So far, I’ve laid a foundation for Lean Manufacturing and the intersection with supply chain management. This next section presents a couple of widely accepted practices that are used in Lean design and manufacturing, which can be modified to capture supplier network considerations.

Value-Stream Mapping

A strategic approach to mapping  environmental and lean opportunities would be to map the ‘value-stream’  of one or more products as a way to seek where the greatest waste  reduction and environmental impact reduction opportunities are. Value stream mapping arrived on the business process landscape with the emergence of Lean engineering, design and manufacturing.  A process-and systems based methodology, value stream mapping can help organizations to identify major sources of non-value added time and materials resources i.e. waste that flow into the manufacturing of a particular product or (even) service; and to develop an action (or “Kaizen”) plan to implement less wasteful practices and processes.   From an environmental perspective, practitioners can also look at processes from an environmental, health and safety point of view, focusing on processes tending to use great amounts of resource inputs and that generate waste outputs.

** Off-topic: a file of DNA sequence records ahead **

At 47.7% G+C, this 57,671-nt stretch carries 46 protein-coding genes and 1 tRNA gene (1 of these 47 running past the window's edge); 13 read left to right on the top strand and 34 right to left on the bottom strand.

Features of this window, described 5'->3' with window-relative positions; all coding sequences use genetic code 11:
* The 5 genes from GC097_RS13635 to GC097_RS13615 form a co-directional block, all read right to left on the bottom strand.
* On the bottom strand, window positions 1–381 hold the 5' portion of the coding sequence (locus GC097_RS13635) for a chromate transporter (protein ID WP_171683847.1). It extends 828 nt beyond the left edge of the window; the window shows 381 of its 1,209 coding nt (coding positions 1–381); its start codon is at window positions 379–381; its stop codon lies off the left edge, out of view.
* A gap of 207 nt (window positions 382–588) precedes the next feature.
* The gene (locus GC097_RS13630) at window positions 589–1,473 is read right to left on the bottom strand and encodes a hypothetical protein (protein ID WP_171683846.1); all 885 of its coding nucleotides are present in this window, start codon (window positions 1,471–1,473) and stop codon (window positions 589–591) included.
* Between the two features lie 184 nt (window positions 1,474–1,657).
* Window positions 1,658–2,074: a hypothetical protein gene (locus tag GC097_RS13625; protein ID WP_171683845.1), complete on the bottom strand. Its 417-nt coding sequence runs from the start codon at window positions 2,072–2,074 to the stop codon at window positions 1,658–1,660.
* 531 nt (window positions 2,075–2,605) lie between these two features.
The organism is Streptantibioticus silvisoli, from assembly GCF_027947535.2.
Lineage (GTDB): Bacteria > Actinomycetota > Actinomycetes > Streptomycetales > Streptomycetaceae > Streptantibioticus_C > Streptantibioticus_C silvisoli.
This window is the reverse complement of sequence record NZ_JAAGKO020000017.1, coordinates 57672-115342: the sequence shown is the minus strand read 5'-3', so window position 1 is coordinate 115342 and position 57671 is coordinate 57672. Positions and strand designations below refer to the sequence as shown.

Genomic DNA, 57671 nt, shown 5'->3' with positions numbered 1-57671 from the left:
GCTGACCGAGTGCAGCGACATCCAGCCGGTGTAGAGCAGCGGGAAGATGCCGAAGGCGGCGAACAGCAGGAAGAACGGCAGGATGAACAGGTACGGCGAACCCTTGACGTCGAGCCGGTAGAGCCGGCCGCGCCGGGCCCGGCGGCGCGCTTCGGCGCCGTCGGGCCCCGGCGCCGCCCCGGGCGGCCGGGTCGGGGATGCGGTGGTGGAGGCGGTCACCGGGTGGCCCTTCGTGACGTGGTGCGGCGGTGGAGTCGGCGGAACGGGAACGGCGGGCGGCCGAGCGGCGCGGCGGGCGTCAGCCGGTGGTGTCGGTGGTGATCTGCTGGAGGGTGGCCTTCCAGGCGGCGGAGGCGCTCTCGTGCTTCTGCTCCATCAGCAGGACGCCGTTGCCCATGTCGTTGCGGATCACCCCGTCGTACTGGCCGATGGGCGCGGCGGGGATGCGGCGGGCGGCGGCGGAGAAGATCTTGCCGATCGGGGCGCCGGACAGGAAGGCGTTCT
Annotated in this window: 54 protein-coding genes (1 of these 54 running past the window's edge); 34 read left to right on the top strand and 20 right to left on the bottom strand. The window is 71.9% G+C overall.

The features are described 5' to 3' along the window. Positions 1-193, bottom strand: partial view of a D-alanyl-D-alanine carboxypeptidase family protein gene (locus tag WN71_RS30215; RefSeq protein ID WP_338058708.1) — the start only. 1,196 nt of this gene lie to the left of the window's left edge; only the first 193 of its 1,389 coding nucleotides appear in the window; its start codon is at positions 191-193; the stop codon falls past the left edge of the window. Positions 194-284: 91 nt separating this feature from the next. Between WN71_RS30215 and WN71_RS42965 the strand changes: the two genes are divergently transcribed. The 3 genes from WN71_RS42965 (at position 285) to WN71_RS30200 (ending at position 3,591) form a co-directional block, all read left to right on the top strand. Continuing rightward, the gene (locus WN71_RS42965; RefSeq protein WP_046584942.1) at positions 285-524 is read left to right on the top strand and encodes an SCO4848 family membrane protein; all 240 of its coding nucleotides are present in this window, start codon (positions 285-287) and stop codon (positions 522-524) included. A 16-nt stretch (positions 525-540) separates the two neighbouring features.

To illustrate what I mean, a value-stream map example (presented below) in a report issued by the U.S. EPA on Lean and the Environment depicts how supply chain vendors can interact in the production of a product and the resource waste that can result.  The areas noted in green represent interaction points with environmental, health and safety and related environmental loads associated with intermediate production steps.  Clearly the four vendor points of interaction can carry their own environmental footprints just in the trucking and distribution of raw materials and products (air and waste emissions for instance).

Typical steps in value stream mapping include:

  1. Select a product or process(es)
  2. Through interviews and work observations, collect data on the ‘current state’ of the value stream (inputs and outputs)
  3. Using a cross functional team (CFT) of knowledgeable staff, develop a ‘current state’ value stream map; focus on identifying over consumptive or waste generating activities
  4. With the CFT in place, brainstorm ideas to improve resource use, production flow, waste capture and reduction, reuse and off spec material reuse, and labor/time management
  5. Create a future state’ value stream map that identifies areas, targets and key performance metrics for continual improvement.